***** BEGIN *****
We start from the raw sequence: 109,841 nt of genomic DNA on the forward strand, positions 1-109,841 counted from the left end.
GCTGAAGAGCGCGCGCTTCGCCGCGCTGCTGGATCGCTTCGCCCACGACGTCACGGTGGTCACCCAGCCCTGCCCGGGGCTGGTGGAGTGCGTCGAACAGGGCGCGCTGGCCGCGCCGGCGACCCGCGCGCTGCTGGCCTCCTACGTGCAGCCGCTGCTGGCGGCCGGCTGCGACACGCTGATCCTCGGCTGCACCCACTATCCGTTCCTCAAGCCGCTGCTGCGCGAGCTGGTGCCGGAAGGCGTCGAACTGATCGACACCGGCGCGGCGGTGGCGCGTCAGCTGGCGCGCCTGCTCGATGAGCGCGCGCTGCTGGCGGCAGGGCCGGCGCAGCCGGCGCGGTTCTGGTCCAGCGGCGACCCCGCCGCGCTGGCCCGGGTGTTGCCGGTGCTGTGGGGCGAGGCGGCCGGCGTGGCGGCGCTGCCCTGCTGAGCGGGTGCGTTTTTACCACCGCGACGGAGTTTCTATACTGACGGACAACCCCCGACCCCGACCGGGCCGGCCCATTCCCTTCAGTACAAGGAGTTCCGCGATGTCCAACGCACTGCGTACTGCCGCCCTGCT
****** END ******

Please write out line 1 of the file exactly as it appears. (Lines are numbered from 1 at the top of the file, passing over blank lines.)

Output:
We start from the raw sequence: 109,841 nt of genomic DNA on the forward strand, positions 1-109,841 counted from the left end.